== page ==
Everything has gone swimmingly, pretty much, since I landed in Canada. Rob and I flew into Pearson Tuesday, on separate flights (from now on, hopefully, our overseas flights will be in sync) and met up in the Arrivals Hall shortly after I had landed. Immigration had been a breeze – I handed over my papers to a pleasant and efficient official who bantered and laughed with me as we went through the few simple formalities – so much so that when we had finished I thanked him and remarked how easy and friendly it had all been.
‘I could hassle you if you like,’ he joked, half-rising and putting his hand on his gun.
‘No thanks,’ I said, ‘I leave that to the Americans.’
‘Heck, you know, they scare me too,’ he laughed, settling back in his seat.
In no time at all I had an information pack explaining how get an all-important Social Insurance Number (SIN) and register with OHIP – the Toronto public health service – and was on my way.
In just a couple of days, I have done an eye test and ordered a fabulous new pair of spectacles; got my Social Insurance Number and Permanent Residence Number (cards to follow in the mail), opened a bank account, helped Rob stock up the house with the basics (Canadian salmon for dinner tonight!), unpacked my stuff and settled in. There is still some re-arranging to be done, to find the stuff that Rob had packed away during her absence in South Africa, little things to do to make the house ‘ours’, and office space to arrange for me – but, as I say, all in all it has gone swimmingly.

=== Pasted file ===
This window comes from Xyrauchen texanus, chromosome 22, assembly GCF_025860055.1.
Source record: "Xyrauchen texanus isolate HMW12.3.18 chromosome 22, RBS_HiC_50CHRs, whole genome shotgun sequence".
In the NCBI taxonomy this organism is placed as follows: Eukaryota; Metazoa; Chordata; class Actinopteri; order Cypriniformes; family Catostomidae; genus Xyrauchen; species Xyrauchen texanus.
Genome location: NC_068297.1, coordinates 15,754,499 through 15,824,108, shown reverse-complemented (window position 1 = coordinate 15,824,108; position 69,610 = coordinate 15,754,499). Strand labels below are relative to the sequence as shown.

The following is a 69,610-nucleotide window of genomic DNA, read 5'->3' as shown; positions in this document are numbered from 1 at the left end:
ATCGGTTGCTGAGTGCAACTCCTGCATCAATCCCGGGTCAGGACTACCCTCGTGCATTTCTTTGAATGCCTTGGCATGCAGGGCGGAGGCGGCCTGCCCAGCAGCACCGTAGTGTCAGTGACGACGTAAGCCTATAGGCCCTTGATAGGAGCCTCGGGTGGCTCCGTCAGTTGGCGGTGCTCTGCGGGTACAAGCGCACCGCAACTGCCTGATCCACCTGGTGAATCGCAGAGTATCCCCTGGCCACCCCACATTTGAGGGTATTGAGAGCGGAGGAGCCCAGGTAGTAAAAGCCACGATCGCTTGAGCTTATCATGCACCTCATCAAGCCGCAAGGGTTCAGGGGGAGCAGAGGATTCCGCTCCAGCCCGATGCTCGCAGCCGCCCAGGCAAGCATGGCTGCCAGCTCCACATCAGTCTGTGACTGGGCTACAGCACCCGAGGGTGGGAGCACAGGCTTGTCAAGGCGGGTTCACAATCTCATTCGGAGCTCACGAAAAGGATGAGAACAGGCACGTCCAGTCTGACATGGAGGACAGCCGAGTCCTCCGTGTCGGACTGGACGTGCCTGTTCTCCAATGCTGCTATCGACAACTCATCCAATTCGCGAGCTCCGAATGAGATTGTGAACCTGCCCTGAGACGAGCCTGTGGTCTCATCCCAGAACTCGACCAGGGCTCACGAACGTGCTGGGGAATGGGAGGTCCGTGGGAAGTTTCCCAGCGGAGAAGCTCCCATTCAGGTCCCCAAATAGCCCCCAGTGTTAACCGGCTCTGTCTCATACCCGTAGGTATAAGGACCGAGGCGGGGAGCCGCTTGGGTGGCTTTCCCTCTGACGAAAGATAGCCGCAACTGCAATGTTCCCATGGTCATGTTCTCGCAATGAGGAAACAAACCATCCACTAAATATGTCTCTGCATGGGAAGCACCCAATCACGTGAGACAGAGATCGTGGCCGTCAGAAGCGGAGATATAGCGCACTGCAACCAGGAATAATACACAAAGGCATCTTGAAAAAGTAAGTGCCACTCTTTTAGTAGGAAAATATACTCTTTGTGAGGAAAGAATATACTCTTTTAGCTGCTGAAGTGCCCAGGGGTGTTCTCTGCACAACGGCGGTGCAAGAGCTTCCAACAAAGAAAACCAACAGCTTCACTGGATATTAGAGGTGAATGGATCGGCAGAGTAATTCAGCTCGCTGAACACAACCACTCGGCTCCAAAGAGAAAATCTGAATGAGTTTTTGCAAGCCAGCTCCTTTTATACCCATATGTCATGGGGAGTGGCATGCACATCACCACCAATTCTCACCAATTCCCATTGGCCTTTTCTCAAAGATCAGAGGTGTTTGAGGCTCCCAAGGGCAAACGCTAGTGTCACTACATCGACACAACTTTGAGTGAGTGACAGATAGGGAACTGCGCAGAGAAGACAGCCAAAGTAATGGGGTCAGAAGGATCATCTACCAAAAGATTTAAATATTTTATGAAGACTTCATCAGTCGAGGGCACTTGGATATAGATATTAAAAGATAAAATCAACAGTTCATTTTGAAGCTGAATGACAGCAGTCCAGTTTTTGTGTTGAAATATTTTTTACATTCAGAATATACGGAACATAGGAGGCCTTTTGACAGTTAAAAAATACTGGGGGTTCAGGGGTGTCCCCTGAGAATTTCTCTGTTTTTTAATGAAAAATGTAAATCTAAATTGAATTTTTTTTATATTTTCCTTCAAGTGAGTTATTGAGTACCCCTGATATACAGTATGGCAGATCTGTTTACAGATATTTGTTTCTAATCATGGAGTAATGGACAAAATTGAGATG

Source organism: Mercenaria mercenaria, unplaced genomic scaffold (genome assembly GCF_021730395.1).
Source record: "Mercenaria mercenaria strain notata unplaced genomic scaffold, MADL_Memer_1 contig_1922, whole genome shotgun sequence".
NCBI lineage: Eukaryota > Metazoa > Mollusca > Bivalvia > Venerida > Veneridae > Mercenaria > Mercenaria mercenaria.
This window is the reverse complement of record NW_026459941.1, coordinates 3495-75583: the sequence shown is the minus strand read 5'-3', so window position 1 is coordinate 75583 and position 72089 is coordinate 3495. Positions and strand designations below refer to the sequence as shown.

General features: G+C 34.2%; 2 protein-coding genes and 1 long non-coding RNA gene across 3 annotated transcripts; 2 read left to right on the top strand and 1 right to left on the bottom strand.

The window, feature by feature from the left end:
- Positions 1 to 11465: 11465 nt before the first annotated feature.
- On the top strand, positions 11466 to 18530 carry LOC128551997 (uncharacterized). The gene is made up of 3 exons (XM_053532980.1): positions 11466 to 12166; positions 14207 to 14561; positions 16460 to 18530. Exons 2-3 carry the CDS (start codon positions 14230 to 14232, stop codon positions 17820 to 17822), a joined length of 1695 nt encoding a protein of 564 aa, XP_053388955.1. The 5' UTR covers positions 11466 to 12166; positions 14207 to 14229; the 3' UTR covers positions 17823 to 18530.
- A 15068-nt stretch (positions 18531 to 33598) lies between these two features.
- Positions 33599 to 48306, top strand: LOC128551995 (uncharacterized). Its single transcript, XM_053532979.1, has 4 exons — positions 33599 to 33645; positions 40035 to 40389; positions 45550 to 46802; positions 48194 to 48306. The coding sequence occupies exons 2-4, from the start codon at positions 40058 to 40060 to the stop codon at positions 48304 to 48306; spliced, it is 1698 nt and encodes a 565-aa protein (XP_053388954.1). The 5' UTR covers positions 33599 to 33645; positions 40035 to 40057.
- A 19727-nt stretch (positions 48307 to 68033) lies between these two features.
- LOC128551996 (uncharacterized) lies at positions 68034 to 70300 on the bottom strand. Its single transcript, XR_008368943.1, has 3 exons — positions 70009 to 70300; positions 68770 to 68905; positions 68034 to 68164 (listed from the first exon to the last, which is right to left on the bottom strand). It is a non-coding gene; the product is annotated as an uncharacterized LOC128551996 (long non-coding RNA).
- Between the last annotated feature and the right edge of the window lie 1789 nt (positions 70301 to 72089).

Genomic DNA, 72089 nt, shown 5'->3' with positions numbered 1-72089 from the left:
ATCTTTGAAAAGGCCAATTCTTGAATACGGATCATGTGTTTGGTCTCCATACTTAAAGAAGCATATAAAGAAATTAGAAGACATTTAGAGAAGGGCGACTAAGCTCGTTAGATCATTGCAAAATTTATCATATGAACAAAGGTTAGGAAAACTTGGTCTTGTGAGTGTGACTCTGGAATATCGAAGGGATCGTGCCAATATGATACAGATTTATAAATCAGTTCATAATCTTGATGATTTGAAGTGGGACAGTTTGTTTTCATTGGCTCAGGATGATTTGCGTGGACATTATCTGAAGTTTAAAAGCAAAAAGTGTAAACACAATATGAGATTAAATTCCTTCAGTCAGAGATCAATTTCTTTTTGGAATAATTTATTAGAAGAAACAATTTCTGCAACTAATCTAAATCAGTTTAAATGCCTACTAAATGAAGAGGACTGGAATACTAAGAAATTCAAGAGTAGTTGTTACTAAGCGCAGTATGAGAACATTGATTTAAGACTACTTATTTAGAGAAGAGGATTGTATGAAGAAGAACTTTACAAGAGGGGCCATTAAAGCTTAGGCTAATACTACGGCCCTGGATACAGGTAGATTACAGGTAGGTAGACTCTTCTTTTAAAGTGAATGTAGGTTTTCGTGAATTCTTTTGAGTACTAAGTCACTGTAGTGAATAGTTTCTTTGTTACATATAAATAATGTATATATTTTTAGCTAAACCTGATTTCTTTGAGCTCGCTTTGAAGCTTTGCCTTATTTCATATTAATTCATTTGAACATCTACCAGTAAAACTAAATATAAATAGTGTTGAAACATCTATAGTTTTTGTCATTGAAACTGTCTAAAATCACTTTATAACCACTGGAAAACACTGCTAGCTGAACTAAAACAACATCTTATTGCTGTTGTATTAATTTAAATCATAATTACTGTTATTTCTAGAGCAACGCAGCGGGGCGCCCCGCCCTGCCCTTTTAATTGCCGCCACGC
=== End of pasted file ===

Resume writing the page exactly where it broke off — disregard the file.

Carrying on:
People have been friendly, polite, efficient; Toronto is familiar to me by now, and I feel pretty much comfortable and at ease; and I am looking forward to having Christmas and the holiday season behind us so I can get on with rewriting my novel and looking about for work.
Easy, swimming….but may I add to that that I am, also, in a mild state of only partly acknowledged shock? Here I am, in Toronto, a city I have visited many times, in a house I have stayed in often before – but here I am, too, with a Social Insurance Number, a bank account, a permanent residence visa, a Canadian wife. Shit man, this is a whole new story!
Which is the whole point, I suppose, really.